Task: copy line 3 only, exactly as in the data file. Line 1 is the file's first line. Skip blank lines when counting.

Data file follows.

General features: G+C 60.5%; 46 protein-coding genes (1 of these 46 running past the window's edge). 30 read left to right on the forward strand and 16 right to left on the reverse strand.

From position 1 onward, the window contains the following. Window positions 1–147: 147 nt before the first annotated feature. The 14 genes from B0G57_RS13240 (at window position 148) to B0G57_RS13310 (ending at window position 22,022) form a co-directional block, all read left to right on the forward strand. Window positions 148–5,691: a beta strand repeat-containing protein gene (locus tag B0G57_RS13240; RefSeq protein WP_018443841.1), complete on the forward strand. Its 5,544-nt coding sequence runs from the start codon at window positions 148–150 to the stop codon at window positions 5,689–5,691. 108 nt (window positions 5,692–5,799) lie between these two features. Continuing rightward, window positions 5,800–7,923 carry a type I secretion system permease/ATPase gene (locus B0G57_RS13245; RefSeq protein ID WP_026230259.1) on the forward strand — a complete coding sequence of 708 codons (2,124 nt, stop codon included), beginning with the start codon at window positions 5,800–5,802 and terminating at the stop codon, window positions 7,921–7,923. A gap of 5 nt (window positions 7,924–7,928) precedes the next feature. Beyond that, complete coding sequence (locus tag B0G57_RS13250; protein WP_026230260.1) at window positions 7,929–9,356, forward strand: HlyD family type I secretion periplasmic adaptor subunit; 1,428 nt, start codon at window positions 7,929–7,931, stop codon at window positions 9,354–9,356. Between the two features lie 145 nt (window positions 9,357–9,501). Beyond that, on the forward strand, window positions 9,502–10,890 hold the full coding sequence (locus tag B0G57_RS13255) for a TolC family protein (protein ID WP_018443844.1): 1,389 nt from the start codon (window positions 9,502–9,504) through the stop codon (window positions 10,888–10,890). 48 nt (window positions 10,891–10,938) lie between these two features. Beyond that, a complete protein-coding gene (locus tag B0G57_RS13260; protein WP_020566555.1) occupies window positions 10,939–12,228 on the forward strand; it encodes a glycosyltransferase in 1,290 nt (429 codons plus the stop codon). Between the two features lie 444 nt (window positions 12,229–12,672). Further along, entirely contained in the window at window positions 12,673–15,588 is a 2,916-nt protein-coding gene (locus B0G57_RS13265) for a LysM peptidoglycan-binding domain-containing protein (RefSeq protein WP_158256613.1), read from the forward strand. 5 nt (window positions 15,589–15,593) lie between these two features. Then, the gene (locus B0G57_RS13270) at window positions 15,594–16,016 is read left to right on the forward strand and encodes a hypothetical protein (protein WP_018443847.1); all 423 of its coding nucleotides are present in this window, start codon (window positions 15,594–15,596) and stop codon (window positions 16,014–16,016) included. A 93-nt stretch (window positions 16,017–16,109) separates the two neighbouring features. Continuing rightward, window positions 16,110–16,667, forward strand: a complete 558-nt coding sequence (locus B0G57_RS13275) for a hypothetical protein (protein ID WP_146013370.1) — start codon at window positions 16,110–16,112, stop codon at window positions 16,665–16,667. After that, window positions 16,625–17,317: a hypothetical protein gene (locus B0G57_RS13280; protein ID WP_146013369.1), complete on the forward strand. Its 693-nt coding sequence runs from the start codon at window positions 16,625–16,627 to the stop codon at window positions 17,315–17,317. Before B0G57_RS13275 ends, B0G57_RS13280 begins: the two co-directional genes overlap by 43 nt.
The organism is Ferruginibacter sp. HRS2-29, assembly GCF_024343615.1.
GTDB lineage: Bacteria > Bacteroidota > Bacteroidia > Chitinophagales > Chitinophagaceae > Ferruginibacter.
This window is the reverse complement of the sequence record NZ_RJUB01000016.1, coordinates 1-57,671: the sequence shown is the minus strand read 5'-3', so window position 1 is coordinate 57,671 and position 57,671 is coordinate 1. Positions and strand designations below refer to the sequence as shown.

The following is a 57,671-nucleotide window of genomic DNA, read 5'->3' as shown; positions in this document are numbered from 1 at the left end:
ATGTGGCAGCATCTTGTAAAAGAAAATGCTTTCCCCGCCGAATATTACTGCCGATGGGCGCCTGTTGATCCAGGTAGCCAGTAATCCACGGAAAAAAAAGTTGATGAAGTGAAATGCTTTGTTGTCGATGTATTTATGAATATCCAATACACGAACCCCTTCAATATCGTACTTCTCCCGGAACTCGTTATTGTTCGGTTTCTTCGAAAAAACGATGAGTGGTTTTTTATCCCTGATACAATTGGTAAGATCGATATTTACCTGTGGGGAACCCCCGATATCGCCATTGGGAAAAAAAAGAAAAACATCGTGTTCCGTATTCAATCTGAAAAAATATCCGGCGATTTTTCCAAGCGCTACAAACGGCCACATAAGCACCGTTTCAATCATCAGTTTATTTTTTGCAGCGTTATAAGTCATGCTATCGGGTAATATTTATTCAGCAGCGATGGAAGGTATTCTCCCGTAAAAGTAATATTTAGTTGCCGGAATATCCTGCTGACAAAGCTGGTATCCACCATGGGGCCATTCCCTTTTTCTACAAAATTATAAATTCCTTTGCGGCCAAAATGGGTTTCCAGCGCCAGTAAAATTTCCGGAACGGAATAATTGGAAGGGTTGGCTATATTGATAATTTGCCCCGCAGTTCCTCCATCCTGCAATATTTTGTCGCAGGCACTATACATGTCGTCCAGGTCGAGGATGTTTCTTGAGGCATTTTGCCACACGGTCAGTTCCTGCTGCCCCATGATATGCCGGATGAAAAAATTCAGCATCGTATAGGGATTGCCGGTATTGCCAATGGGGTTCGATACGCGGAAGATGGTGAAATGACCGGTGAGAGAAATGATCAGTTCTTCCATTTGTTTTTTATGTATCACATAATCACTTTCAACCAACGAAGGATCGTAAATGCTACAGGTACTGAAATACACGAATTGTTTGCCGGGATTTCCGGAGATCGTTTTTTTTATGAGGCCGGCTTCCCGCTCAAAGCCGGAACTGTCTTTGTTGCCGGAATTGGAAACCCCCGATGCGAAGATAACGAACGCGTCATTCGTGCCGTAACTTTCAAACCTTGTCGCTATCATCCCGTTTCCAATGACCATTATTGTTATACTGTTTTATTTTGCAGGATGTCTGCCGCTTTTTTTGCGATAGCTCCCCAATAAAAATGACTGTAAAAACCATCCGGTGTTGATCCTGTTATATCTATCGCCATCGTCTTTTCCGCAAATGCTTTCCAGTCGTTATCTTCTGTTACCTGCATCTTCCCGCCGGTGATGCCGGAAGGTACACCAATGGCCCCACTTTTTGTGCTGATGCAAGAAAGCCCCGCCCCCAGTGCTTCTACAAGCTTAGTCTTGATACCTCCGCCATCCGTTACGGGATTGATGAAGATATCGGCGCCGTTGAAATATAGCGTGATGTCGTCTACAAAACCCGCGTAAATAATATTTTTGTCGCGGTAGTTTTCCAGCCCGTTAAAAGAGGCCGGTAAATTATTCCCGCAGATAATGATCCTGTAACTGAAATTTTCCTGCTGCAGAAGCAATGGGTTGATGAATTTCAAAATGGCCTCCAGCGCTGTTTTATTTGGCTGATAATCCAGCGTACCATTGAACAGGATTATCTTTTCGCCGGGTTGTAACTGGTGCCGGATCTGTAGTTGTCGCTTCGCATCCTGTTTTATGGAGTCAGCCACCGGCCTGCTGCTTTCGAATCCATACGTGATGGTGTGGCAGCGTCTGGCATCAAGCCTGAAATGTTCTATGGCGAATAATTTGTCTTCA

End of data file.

The organism is Ferruginibacter sp. HRS2-29, assembly GCF_024343615.1.